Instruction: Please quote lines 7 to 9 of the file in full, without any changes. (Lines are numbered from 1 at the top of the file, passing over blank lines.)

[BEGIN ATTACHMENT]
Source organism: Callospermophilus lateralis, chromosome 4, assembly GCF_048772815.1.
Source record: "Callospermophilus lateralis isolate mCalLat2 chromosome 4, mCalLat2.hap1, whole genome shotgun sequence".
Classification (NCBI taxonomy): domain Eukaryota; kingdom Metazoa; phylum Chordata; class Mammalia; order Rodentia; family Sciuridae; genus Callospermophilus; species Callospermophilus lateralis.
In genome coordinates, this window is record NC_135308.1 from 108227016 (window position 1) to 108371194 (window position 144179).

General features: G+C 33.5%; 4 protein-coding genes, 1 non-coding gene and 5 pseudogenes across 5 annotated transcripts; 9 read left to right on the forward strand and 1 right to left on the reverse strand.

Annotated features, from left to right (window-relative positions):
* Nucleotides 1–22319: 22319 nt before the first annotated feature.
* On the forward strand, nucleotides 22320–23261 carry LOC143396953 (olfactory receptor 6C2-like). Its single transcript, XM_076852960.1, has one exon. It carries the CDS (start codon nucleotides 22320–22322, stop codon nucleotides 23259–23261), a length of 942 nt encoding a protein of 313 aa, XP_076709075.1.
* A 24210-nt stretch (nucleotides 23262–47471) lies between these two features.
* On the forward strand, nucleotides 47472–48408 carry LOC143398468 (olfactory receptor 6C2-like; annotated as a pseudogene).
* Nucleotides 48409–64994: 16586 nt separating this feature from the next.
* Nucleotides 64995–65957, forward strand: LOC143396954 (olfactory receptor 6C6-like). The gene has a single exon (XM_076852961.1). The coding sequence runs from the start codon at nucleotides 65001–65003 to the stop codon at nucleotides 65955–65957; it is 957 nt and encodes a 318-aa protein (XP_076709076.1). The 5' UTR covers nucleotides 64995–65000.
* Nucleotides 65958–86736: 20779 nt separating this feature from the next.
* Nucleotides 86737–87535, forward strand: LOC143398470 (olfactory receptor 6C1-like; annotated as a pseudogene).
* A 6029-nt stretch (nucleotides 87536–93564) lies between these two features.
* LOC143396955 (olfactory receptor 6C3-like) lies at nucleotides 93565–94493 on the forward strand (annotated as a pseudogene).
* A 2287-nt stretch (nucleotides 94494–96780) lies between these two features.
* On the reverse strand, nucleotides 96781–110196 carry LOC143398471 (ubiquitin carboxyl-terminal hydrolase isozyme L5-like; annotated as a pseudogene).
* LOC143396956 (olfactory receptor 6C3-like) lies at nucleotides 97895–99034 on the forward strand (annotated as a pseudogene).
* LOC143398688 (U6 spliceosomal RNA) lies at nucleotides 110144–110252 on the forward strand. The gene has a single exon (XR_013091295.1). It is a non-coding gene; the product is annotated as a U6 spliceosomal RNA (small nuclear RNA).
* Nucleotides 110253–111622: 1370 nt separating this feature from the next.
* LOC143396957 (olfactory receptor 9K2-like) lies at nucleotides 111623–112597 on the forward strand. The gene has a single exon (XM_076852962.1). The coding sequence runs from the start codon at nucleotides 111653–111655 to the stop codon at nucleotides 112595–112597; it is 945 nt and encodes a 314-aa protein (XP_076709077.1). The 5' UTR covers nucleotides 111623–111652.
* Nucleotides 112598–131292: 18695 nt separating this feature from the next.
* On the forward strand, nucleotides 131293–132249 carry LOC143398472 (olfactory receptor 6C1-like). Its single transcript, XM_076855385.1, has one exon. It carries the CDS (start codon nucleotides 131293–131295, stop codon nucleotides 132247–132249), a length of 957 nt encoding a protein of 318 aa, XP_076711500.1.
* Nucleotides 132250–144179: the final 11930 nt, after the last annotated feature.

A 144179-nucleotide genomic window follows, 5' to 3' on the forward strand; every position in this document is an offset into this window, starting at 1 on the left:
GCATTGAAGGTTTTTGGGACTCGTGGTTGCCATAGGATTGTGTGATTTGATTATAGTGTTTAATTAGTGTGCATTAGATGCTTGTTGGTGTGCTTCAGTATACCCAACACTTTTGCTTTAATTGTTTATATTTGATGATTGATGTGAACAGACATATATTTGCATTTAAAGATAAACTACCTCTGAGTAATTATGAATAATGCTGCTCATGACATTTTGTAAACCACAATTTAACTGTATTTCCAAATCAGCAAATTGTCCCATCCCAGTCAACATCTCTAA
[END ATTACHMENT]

* Nucleotides 1–22319: 22319 nt before the first annotated feature.
* On the forward strand, nucleotides 22320–23261 carry LOC143396953 (olfactory receptor 6C2-like). Its single transcript, XM_076852960.1, has one exon. It carries the CDS (start codon nucleotides 22320–22322, stop codon nucleotides 23259–23261), a length of 942 nt encoding a protein of 313 aa, XP_076709075.1.
* A 24210-nt stretch (nucleotides 23262–47471) lies between these two features.